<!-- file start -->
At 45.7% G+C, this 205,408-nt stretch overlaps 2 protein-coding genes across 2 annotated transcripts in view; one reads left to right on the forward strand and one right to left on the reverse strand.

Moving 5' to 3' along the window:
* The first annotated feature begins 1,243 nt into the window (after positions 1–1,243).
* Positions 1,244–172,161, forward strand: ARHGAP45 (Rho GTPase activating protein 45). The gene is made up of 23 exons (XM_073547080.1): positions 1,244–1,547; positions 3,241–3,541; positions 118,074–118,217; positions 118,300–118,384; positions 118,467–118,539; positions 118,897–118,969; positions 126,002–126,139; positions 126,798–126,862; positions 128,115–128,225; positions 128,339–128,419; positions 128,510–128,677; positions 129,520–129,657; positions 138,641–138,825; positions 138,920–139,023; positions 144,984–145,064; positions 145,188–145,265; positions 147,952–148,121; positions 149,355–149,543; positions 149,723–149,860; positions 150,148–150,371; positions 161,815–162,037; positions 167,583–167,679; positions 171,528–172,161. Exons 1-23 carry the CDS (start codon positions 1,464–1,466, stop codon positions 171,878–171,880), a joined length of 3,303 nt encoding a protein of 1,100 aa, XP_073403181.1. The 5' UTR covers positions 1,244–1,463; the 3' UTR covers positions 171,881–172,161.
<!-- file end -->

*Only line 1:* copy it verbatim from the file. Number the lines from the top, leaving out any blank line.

At 45.7% G+C, this 205,408-nt stretch overlaps 2 protein-coding genes across 2 annotated transcripts in view; one reads left to right on the forward strand and one right to left on the reverse strand.